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Judy Darcy, British Columbia's first minister of mental health and addictions speaks on an opioid crisis panel. The federal government is pouring $71-million into increased access to addiction treatment in British Columbia.

Chris Donovan

The federal government is partnering with British Columbia to pour more than $71-million into increased access to opioid and addiction treatments in the province, which has been hit hardest by the overdose crisis and is leading the fight against it.

The money is coming from Ottawa's $150-million Emergency Treatment Fund, a new cost-sharing initiative that aims to help provinces and territories combat the national opioid crisis, which killed nearly 4,000 Canadians last year. Each province and territory has up to five years to match the money from the federal government, beyond the first $250,000.

British Columbia will spend close to $38-million and Ottawa will contribute roughly $34-million. The funds will be used to, among other things, expand injectable-opioid therapy for people with severe substance-use disorders, broaden access to youth supports and increase the number of available treatment beds. There were at least 1,450 overdose deaths in the province last year and 878 in the first seven months of this year alone.

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Funds are being allocated based on population as well as how severely the provinces have been affected by the crisis. So far, Newfoundland, New Brunswick and Quebec have also signed bilateral agreements. As part of those agreements, each province is required to outline a plan and file regular progress reports.

Federal Health Minister Ginette Petitpas Taylor and B.C.’s Minister of Mental Health and Addictions Judy Darcy, who co-signed the agreement, were both in Toronto on Thursday for a symposium on the opioid crisis. They spoke on a panel, along with Bill Blair, the federal Minister of Border Security and Organized Crime Reduction, Toronto Mayor John Tory and Vancouver Mayor Gregor Robertson, about the responsibilities that each level of government holds in combatting the crisis − and the need for collaboration.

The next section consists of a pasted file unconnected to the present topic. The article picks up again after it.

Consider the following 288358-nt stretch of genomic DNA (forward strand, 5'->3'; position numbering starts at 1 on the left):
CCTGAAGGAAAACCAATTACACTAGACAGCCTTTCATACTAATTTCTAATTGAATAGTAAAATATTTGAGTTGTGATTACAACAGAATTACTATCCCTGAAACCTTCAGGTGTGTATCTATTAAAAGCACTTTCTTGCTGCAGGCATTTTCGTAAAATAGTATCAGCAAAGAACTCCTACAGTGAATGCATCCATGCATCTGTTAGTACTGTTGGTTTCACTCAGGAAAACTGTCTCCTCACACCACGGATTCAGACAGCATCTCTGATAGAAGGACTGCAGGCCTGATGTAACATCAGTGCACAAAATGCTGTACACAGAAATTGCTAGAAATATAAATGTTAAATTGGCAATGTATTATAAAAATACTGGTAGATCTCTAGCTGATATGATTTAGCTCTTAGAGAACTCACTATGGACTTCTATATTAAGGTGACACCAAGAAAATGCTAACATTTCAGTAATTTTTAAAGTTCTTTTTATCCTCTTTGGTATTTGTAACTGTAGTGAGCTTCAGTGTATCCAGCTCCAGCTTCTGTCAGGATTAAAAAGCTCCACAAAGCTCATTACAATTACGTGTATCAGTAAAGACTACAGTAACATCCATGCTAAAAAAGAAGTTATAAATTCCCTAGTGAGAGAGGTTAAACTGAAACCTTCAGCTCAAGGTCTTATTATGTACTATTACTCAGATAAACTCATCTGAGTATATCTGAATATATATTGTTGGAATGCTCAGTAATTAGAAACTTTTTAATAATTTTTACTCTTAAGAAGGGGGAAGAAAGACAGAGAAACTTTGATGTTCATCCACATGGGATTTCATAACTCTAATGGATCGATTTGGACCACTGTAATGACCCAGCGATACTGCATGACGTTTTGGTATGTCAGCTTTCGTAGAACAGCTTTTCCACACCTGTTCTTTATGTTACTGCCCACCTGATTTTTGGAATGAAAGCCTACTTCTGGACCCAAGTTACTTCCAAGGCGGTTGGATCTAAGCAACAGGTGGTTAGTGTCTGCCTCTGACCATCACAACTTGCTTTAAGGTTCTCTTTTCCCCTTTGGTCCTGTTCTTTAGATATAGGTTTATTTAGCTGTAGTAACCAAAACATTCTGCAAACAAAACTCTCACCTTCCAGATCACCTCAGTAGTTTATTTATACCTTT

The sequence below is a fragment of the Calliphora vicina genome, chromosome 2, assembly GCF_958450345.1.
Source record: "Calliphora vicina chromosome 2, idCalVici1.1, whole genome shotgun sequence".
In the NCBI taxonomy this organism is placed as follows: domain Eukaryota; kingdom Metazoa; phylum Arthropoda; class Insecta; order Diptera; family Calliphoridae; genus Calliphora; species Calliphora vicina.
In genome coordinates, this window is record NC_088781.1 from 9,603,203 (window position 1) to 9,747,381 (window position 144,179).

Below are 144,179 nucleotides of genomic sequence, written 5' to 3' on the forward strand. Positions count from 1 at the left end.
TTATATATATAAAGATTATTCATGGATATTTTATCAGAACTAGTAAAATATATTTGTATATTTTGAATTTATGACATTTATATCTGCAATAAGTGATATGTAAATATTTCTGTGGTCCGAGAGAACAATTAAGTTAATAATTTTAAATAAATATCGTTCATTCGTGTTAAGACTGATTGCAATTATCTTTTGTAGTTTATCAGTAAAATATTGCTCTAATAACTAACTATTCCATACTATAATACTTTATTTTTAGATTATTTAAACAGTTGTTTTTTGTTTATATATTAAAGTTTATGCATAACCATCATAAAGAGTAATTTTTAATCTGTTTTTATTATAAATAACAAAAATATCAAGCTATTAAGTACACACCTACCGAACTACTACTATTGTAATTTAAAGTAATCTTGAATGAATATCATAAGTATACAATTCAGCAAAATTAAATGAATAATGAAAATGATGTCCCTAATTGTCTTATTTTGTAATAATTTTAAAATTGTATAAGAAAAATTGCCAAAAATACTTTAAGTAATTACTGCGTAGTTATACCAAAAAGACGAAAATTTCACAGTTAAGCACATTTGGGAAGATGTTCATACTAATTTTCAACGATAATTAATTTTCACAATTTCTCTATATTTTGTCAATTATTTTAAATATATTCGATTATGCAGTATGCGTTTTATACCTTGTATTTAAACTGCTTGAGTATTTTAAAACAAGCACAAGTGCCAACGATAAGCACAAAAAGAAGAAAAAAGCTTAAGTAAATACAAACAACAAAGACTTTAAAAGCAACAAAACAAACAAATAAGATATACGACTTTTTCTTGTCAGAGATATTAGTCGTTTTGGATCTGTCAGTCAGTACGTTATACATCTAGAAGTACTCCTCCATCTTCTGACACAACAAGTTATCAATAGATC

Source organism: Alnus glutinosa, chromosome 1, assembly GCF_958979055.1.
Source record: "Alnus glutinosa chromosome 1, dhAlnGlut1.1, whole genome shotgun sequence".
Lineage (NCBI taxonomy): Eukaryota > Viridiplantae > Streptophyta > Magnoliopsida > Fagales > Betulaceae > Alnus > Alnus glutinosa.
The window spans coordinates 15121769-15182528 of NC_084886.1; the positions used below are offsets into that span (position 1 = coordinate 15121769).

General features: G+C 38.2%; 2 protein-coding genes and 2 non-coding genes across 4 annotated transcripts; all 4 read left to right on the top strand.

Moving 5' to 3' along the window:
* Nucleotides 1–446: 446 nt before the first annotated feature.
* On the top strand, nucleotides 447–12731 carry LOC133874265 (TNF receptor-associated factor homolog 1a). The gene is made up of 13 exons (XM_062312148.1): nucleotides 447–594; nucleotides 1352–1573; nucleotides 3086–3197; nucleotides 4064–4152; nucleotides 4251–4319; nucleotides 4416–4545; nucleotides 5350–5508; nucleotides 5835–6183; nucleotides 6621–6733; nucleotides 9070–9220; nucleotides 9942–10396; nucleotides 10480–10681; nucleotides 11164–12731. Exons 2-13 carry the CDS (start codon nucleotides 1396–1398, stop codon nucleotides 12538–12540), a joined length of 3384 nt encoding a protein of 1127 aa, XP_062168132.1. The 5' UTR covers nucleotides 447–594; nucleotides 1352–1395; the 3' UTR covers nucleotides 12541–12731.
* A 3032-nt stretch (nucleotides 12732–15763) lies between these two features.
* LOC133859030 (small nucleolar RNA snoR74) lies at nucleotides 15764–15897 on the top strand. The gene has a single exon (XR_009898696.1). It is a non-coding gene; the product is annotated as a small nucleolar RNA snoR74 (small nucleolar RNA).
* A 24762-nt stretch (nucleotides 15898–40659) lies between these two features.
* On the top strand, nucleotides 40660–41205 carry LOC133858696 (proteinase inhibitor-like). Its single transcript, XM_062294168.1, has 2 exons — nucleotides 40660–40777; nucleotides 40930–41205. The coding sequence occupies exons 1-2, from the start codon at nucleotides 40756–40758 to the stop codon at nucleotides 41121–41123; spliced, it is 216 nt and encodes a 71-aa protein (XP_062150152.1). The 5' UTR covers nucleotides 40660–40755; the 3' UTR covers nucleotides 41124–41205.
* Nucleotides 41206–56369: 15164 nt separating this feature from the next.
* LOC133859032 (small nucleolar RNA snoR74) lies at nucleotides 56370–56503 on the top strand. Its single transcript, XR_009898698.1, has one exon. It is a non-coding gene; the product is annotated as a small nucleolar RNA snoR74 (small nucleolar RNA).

"British Columbia truly is ground zero when it comes to leading the country in the number of overdose deaths," Ms. Darcy said. "But I think it's also fair to say we've led the way in the country in being bold and innovative in our response to the overdose crisis. And we are literally escalating our response every month, every week, every single day."

Mr. Tory agreed that British Columbia has set the “gold standard” when it comes to responding to the opioid crisis. “I’d like to see us try and reach that standard here,” he said.

Many people who have personal experience with drug use also attended the symposium, and made clear that they want to see action now − even holding up #TheyTalkWeDie signs in protest during one of the panels.

The Ontario government has been criticized by harm-reduction advocates for putting a pause on the opening of any new overdose-prevention sites, which are temporary facilities that provide supervised drug-use services. Premier Doug Ford and Ontario Health Minister Christine Elliott have said they are looking at whether the provincial government’s focus should shift away from supervised drug use toward law enforcement and rehabilitation, and will be making a final decision by the end of September.

Mr. Tory said on the panel Thursday that he has no problem with a review, as long as it is done quickly. He noted that, in one year, one supervised consumption site in Toronto had more than 20,000 visits, and reversed at least 315 overdoses.

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“That’s a pretty substantial review in and of itself of what’s going on,” the mayor said.

In an interview with The Globe on Wednesday, Ms. Petitpas Taylor suggested the Emergency Treatment Fund could help fund overdose prevention sites in Ontario, should the province decide to keep them operational. The minister's office said Thursday that negotiations on a bilateral agreement with Ontario are continuing.

The two mayors also expressed a need for more co-ordination at the national level.

"I think ultimately, given the scale of this crisis and the tragedy unfolding, it's critical for the federal government to keep stepping up their overall co-ordination efforts and leadership − and tracking data, setting targets, and making sure that all provinces and cities are at the table and able to access best practices and contribute and make sure we're turning this around as a country," Mr. Robertson said.

The Globe and Mail is a partner in the two-day opioid symposium put on by the federal government and the Centre for Addiction and Mental Health.